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The Return
Reviewed by Dennis Morton
Aired 5/4 and 5/5, 2004

In case you’re tinkering with the radio dial, let me say quickly that "The Return" is a great movie and you should rush to see it. It’s playing at The Nickelodeon in downtown Santa Cruz, and if you don’t see it this week, you’ll have to wait for the video.

Like so many fine movies made on small or moderate budgets, this movie doesn’t have ten million bucks for promotional purposes. It probably didn’t cost half that much to make this artistically huge film. So, this is a movie that will achieve its renown over time. But, if you can, see it on the big screen, this week, because part of its brilliance is the spare but creative cinematography of a starkly beautiful landscape, some of which will be lost on the small screen.

"The Return" is a Russian film set vaguely in the present. It wears many hats. It could be described as a road trip, a psychological thriller, a mystery, a coming of age story or a
film about the unending complexity of the relationship between fathers and sons.

Director, Andrey Zvyagintsev, whose name I will not attempt to pronounce again, introduces us first to two brothers, who are probably about thirteen and fifteen years old.

We learn, in a remarkable opening scene, that the youngest brother, Vanya, is afraid of heights, and that he’s a very strong willed boy. And in the same scene, we learn that his brother, Andrey, like many an older brother, is more eager to appease and please. In a subsequent scene, Vanya is so upset at his older brother’s refusal to stand up for him that he attacks Andrey while their mates watch. Andrey’s solution is to challenge Vanya to a race back to their home. This is an opportunity for the camera to give us many glimpses of the shop worn port town they live in. Andrey’s logic is to burn off some of his brother’s passionate anger in the foot race. But we get the sense that Vanya would die before surrendering any of it. Breathlessly they arrive home at almost the same time. Before they can argue their cases to their mother, she tells them to be quiet because their father is sleeping.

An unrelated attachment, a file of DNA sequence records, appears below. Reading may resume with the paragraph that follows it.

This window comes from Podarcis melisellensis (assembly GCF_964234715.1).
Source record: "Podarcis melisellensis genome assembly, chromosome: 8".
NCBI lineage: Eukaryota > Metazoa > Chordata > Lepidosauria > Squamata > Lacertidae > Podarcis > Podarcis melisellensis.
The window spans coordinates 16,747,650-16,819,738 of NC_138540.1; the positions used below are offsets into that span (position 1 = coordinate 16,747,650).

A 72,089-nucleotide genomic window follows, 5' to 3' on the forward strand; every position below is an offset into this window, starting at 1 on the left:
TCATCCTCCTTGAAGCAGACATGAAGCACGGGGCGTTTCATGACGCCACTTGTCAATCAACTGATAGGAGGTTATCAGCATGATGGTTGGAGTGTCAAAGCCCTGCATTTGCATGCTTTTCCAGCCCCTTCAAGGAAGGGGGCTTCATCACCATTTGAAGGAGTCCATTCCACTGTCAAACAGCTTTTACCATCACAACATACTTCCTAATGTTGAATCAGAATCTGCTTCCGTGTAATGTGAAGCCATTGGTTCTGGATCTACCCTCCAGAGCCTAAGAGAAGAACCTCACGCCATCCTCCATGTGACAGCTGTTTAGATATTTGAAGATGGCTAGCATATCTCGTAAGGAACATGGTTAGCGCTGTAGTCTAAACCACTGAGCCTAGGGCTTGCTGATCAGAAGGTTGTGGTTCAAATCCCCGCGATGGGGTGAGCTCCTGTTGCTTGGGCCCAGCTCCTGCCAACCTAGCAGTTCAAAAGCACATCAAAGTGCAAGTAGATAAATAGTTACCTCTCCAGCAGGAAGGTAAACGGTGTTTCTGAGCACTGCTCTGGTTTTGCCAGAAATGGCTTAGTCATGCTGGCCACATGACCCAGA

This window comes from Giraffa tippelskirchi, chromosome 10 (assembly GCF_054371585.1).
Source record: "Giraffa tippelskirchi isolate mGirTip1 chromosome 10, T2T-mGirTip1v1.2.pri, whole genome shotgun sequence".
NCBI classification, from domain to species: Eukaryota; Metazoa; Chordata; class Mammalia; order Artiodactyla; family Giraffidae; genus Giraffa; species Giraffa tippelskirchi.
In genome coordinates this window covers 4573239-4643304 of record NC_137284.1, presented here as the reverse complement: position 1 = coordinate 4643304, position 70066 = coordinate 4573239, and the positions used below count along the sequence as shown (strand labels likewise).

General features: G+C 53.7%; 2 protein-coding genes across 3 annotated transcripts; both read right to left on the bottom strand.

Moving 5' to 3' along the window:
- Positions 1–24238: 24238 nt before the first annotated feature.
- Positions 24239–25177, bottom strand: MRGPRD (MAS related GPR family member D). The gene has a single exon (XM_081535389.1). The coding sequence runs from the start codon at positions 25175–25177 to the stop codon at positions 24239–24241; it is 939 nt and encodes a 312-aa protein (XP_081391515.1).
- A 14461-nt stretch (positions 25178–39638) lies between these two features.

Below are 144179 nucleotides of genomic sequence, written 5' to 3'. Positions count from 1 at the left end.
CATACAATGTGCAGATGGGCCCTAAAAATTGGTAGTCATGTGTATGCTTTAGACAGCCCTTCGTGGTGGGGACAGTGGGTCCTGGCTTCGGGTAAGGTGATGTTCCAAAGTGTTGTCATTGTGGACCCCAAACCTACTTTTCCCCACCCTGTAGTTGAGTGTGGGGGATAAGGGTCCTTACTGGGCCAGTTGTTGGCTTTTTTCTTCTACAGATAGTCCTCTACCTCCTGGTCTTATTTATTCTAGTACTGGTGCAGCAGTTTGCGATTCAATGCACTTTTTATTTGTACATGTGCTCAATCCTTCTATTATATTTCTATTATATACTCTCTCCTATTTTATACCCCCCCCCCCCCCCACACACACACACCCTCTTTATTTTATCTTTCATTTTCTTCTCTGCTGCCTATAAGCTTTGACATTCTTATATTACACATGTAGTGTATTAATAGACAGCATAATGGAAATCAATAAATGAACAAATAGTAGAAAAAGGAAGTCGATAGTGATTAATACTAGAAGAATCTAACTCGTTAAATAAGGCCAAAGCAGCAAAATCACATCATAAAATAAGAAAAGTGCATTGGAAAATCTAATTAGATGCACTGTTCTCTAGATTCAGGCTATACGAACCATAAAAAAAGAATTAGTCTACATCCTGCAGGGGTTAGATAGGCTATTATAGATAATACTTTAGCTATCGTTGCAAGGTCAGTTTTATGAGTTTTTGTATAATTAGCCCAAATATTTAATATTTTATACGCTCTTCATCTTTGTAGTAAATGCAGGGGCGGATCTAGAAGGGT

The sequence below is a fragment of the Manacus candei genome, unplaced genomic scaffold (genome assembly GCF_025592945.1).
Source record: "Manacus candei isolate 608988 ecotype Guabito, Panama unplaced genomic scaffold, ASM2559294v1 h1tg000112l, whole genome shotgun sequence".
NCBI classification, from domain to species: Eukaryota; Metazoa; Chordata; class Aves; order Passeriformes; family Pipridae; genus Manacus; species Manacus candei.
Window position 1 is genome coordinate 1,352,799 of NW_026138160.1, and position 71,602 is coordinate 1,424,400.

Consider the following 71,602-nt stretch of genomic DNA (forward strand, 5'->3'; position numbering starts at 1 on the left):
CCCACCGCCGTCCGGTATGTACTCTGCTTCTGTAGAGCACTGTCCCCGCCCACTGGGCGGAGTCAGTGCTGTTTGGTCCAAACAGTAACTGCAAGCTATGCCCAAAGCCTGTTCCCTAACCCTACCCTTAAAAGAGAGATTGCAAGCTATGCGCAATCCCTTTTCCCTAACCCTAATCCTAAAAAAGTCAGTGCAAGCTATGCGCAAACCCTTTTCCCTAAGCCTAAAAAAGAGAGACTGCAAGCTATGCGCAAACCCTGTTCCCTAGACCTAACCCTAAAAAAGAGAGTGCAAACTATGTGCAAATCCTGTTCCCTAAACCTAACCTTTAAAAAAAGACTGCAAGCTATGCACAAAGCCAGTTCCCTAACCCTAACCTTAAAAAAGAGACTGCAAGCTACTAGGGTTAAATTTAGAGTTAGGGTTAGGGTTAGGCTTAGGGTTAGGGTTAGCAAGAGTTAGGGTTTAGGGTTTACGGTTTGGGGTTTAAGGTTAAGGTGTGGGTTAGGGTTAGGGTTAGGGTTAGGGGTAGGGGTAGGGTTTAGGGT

This is big news, the biggest, because the father has been gone for twelve years, without ever having been in touch with his sons. They go to the bedroom door and look in. Then they race to the attic, flip through a book of biblical figures and find, nestled against a portrait of Abraham, about to slay his son, an old family photograph. Yes, that’s
definitely him, Vanya says.

And thus begins a reunion that unfolds over the course of a week. Vanya, the skeptic, Andrey, the older brother, who is eager to please, and the mysterious father set off on a fishing trip. What they catch, literally and metaphorically, I will not divulge.

I will say that the journey is intense, sometimes brutal, psychologically and physically, and always fascinating. If you like your drama tied up in a neat bundle, this isn’t your type of film. If you can tolerate ambiguity and unanswered questions, there’s a good chance you’ll love "The Return". The acting is uniformly wonderful. The writing is excellent and I can’t remember better camera work than this. If the script weren’t so good, I’d suggest you watch the movie with ear plugs.

I loved this film. I’ll probably return to "The Return" many times. I think you may well want to, also. Again, this film is playing at The Nickelodeon, in downtown Santa Cruz and will probably be gone by the weekend. I urge you not to miss it.

For KUSP’s Film Gang, this is Dennis Morton.